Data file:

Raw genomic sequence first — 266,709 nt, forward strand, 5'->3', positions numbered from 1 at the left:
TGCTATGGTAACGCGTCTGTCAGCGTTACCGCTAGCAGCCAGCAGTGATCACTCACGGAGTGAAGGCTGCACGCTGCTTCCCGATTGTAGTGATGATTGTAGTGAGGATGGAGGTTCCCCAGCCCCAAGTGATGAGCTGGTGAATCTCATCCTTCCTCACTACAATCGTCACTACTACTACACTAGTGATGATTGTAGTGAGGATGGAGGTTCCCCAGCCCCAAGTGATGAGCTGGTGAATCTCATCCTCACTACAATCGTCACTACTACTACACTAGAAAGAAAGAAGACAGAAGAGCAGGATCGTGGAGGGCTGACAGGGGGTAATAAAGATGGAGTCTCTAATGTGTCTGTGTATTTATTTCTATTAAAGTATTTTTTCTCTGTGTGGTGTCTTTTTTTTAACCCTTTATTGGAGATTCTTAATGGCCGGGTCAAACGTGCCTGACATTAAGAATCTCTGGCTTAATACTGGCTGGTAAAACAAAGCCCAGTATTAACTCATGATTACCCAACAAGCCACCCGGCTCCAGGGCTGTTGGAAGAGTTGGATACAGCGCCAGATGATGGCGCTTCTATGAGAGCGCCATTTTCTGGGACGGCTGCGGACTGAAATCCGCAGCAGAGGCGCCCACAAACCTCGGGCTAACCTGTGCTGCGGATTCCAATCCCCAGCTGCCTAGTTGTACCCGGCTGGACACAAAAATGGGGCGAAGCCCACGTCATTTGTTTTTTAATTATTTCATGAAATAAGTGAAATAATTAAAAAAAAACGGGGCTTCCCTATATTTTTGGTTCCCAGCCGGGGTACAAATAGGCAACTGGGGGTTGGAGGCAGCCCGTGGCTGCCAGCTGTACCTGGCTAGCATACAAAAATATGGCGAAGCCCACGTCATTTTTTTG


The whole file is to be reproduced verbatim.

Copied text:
Raw genomic sequence first — 266,709 nt, forward strand, 5'->3', positions numbered from 1 at the left:
TGCTATGGTAACGCGTCTGTCAGCGTTACCGCTAGCAGCCAGCAGTGATCACTCACGGAGTGAAGGCTGCACGCTGCTTCCCGATTGTAGTGATGATTGTAGTGAGGATGGAGGTTCCCCAGCCCCAAGTGATGAGCTGGTGAATCTCATCCTTCCTCACTACAATCGTCACTACTACTACACTAGTGATGATTGTAGTGAGGATGGAGGTTCCCCAGCCCCAAGTGATGAGCTGGTGAATCTCATCCTCACTACAATCGTCACTACTACTACACTAGAAAGAAAGAAGACAGAAGAGCAGGATCGTGGAGGGCTGACAGGGGGTAATAAAGATGGAGTCTCTAATGTGTCTGTGTATTTATTTCTATTAAAGTATTTTTTCTCTGTGTGGTGTCTTTTTTTTAACCCTTTATTGGAGATTCTTAATGGCCGGGTCAAACGTGCCTGACATTAAGAATCTCTGGCTTAATACTGGCTGGTAAAACAAAGCCCAGTATTAACTCATGATTACCCAACAAGCCACCCGGCTCCAGGGCTGTTGGAAGAGTTGGATACAGCGCCAGATGATGGCGCTTCTATGAGAGCGCCATTTTCTGGGACGGCTGCGGACTGAAATCCGCAGCAGAGGCGCCCACAAACCTCGGGCTAACCTGTGCTGCGGATTCCAATCCCCAGCTGCCTAGTTGTACCCGGCTGGACACAAAAATGGGGCGAAGCCCACGTCATTTGTTTTTTAATTATTTCATGAAATAAGTGAAATAATTAAAAAAAAACGGGGCTTCCCTATATTTTTGGTTCCCAGCCGGGGTACAAATAGGCAACTGGGGGTTGGAGGCAGCCCGTGGCTGCCAGCTGTACCTGGCTAGCATACAAAAATATGGCGAAGCCCACGTCATTTTTTTG